“If we don’t get a reaction to some of the foods, we can assume that the child is not averse to trying it,” Girolami explains. “We can say, ‘Hey, he didn’t seem too put off by the carrot or he picked up that pear and sniffed it,’ This can be helpful for us to get going with some kind of treatment.”

Treatments can help children overcome sensory problems by repeatedly exposing them to a food item they may be refusing until they eat it. The repeated exposures reduce their defensiveness to unfavorable sensory input such as sound, light or color.5 “We keep presenting the child with a certain type of food item they may have an aversion to, and as they get practice, their averse response diminishes over time. So it’s not always clear if we’ve cured a sensory issue or a behavioral problem,” Levey says. 

Girolami says that often health care professionals introduce foods by gradually slipping in food types that the child does not usually eat.3 He explains that in the case of an 11-year-old boy with autism who always had a gray-colored smooth drink with every meal, professionals on one occasion added a pureed peach to the smooth drink, and then an orange and then a green food item. Over time, they gradually increased the amount of the food item that was different from the original gray drink.

“After a while, the child knew that the food was drastically different from what he was used to. But by then, he had already had stuff in the gray food that was orange and green that he didn’t mind anymore,” Girolami explains.

Olive uses a different technique that teaches children with autism to overcome their fear of new foods. “The first step is to have them touch the food to their lips,” she explains. “It teaches the kid to overcome the fear of the food in general. Pair that with reinforcement, praise or an incentive, such as time on the iPad or whatever, and over time, conditioning them to think that this food is associated with good things. When they get comfortable with new food, they start taking small bites. Then we increase the expectations, with the bites of food getting bigger and bigger.”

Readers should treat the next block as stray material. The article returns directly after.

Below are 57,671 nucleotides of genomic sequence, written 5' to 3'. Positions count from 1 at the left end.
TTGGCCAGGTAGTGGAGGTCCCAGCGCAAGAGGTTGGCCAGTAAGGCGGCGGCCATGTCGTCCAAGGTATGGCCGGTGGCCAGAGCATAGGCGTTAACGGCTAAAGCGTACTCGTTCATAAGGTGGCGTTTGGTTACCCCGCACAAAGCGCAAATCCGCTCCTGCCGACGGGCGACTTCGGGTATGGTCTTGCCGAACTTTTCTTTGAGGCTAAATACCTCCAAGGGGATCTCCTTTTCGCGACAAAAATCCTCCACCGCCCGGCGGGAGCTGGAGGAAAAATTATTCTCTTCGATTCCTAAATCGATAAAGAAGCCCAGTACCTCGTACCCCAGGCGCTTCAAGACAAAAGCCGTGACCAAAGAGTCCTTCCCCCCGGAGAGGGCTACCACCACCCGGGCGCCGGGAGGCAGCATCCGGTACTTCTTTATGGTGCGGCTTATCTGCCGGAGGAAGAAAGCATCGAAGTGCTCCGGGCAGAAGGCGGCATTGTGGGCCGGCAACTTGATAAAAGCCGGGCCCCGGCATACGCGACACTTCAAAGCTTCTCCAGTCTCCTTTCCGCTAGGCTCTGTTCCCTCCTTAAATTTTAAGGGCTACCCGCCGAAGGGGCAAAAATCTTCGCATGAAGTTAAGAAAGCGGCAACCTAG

Olive used this technique with Isaiah Stevens. “He went from tolerating the look of his food to putting it in his mouth to chewing it and eating it,” Audrey Stevens says. “By day three, he was successfully eating different foods. His biggest incentive was getting to play with Thomas the Train on the tracks. He also wanted the iPad. For every minute worth of therapy, he would get a minute worth of play time.”


There are many ways parents can reinforce good feeding habits in their child with autism.5

They can have their child try at least one mouthful of a food item they do not like at every meal, perhaps making it more palatable by adding condiments that the child does like, such as ketchup or honey. They can also change the texture of the food by chopping it into small pieces or pureeing it, according to the child’s preference.5